Music Makes You Exercise Harder

In a recent study, scientists had participants ride stationary bikes while listening to music at normal speed, at 10% slower tempo and 10% higher tempo. When “the music was played faster,” researchers wrote, “the participants chose to accept, and even prefer, a greater degree of effort.” Now if you’ll excuse me, I’m off to my Zumba class.

Phys Ed: Does Music Make You Exercise Harder? [NYT]

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  1. pop top says:

    Put some gabber on and see how much weight you lose then.

    • Ben Popken says:

      hell yes!

      • pop top says:

        I just found out about gabber last night and I’m in love. I had heard clips before, but it was just called “techno”, which if you’re an electronic music fan, you know that isn’t very help. I was up late last night finding a ton of gabber on Youtube. My husband was less than pleased about that.

        • Ben Popken says:

          if you like gabber, also check out hardstyle. one of the dance styles that goes with hardstyle, called the melbourne shuffle, would make an excellent workout aerobic routine.

        • Egat says:

          HIT IT WITH A SLEDGEHAMMERSLEDGEHAMMERSLEDGEHAMMERSLEDGEHAMMERSLEDGEHAMMERSLEDGEHAMMERSLEDGEHAMMERSLEDGEHAMMERSLEDGEHAMMERSLEDGEHAMMERSLEDGEHAMMERSLEDGEHAMMERSLEDGEHAMMERSLEDGEHAMMERSLEDGEHAMMERSLEDGEHAMMERSLEDGEHAMMERSLEDGEHAMMERSLEDGEHAMMERSLEDGEHAMMERSLEDGEHAMMERSLEDGEHAMMERSLEDGEHAMMERSLEDGEHAMMERSLEDGEHAMMERSLEDGEHAMMERSLEDGEHAMMERSLEDGEHAMMERSLEDGEHAMMERSLEDGEHAMMER

    • Stitchopoulis says:

      I can easily kick my cycling cadence up from 80-90 rpm to 120 by putting on some powerviolence. The only problem is the songs tend to be about 45 seconds long. Spazz is fantastic for interval training.

    • denros says:

      When it comes to cardio (mountain biking for me) progressive trance is the way to go, for me. I was blasting BT throughout the woods via my iphone’s speaker the other day – it was amazing.

      When it comes to weights, aggressive music is better. Metal is great. Although the best ever was lifting during a thunderstorm – nothing like pulling a massive squat to the sound of a huge clap of thunder.

  2. pecan 3.14159265 says:

    Music does nothing for me. If I don’t have anything to distract my eyes, I’ll just get bored and stop. I usually read now because getting lost in my book distracts me from watching the treadmill clock and it lets me drown out the six TVs all tuned to a news channel.

    • scoccaro says:

      ive tried to read and run and i get sea sick. I am jealous.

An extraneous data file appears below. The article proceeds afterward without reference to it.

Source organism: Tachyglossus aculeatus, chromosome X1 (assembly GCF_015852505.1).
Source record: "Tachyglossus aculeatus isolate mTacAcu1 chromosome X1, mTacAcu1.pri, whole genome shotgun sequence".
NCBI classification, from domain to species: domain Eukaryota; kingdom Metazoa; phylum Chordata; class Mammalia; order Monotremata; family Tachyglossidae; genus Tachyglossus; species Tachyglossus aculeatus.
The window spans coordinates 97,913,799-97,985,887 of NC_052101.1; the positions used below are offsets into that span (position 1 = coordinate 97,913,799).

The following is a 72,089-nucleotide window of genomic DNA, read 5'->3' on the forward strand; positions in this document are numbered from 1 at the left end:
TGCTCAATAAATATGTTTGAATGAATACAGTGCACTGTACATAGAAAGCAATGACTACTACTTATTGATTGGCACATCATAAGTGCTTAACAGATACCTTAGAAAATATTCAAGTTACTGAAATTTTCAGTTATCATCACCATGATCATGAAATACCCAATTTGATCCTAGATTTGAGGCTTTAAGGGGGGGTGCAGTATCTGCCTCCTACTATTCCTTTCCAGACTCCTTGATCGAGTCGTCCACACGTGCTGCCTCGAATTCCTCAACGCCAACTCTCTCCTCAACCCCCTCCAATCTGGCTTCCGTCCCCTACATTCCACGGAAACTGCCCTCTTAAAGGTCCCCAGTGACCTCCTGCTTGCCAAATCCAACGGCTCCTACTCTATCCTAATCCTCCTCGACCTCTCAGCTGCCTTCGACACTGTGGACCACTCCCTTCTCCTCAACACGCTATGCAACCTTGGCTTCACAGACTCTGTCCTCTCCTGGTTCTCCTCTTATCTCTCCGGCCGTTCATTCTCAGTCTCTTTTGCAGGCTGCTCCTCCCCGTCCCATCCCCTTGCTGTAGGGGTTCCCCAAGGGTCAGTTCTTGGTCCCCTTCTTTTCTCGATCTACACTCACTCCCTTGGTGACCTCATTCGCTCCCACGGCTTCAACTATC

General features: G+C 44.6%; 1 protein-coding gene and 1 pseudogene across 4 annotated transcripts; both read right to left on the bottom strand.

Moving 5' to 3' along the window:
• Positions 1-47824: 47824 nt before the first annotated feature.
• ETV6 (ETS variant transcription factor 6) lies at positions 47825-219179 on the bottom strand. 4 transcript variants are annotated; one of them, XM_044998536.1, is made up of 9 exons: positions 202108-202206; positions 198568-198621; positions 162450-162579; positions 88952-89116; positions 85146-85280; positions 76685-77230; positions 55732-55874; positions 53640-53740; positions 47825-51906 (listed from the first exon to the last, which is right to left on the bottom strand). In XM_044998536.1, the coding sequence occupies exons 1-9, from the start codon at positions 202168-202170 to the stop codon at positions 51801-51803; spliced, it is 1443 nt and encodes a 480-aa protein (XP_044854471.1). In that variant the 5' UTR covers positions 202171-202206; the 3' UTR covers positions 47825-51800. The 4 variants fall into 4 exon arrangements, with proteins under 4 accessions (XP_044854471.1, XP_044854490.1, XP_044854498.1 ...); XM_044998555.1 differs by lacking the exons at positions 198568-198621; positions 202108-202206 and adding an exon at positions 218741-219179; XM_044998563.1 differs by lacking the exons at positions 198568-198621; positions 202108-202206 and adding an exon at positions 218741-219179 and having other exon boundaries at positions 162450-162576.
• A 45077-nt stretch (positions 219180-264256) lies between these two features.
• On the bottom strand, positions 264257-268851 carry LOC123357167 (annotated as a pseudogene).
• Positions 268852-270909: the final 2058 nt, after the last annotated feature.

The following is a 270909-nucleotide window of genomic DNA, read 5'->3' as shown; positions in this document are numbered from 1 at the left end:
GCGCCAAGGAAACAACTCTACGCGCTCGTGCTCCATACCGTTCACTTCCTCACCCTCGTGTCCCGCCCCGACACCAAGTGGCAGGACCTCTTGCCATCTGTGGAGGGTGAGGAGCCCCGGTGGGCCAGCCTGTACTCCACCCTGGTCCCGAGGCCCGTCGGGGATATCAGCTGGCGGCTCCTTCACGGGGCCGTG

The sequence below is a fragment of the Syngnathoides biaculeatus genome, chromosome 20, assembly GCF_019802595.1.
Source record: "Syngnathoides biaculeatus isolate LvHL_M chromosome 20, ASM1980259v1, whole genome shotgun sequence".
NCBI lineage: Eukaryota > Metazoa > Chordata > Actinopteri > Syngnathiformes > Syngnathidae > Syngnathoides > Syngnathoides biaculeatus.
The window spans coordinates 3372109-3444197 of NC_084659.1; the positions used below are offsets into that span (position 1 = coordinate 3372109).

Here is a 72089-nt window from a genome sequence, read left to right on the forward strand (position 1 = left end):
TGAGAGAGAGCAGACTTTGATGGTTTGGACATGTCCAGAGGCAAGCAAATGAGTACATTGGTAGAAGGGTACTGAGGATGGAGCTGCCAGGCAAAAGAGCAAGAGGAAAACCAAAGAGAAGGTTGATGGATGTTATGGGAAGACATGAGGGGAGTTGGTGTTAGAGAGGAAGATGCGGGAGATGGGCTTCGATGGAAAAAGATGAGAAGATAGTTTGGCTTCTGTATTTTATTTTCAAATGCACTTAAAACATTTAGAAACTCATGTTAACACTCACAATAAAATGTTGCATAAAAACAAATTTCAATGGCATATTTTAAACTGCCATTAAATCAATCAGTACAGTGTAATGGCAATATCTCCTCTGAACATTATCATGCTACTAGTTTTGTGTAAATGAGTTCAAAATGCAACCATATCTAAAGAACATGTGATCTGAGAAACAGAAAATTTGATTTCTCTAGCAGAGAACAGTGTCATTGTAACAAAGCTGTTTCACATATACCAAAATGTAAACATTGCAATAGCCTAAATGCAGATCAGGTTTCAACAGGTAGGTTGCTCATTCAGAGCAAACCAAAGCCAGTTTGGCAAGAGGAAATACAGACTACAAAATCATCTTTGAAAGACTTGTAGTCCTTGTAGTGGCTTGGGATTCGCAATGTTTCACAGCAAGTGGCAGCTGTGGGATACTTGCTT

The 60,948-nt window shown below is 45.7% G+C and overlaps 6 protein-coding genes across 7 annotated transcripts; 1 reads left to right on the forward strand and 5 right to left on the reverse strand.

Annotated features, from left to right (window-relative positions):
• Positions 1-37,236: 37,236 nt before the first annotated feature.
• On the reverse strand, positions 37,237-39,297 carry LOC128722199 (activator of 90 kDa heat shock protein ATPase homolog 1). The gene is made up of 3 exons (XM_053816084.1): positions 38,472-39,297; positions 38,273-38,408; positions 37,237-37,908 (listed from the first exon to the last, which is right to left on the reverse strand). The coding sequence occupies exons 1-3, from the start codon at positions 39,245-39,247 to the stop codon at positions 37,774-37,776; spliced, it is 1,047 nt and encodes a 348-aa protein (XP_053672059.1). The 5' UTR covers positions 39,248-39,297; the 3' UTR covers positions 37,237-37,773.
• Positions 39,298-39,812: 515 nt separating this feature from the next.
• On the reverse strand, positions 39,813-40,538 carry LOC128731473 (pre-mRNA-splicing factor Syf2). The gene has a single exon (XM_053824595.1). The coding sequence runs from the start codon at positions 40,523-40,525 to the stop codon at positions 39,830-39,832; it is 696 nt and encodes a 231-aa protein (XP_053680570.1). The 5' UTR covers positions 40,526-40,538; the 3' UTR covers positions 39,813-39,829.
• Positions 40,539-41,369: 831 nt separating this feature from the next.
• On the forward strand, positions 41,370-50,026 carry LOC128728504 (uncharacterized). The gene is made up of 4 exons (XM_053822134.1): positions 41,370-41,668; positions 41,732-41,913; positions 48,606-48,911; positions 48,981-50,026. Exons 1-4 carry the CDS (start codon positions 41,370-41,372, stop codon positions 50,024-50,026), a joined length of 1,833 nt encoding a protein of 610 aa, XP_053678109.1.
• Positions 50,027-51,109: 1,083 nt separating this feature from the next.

• raydee wandered off on a tangent and got lost says:

        Same. I can read while in the car–not while driving of course!–but walking and trying to read or play a video game just does not work. I am unable to focus, lose my balance… I used to be able to, when I was a lot younger, but I lost the knack.

        If I did not completely tune out audio books, I would try those. I have been thinking about giving them another shot though, because usually what works for me is audiobooking while performing some mindless craft, like cross-stitch or beading.

        • pecan 3.14159265 says:

          I’m the opposite. I can read while on the treadmill, bike, etc. but reading in the car makes me sick.

    • reishka says:

      I used to walk on the treadmill and read and I loved it. I could go 45 minutes – hour and be just fine. Now that I run, though, I can’t do it. I can’t seem to keep my eyes on one line, lol. So now I get bored after 20 minutes and quit. =

    • Bremma says:

      I used to do both (listen music and watch TV as I worked out, until my iPod broke). Music alone would bore me, but together you get the benefit from music (your body trying to match the song’s tempo) and the engagement from the TV.

    • MostlyHarmless says:

      I watch movies. And you have an iPhone, don’t you?

      Netflix Streaming when working out. OMG BEST THING EVER.

      • pecan 3.14159265 says:

        I know, I have to try that soon. I downloaded the app today.

      • HogwartsProfessor says:

        I should so get a Roku box and a manual treadmill (I have my eye on one that folds up since my house is small) and then I can walk in the winter and watch stuff at the same time!

  3. Angus99 says: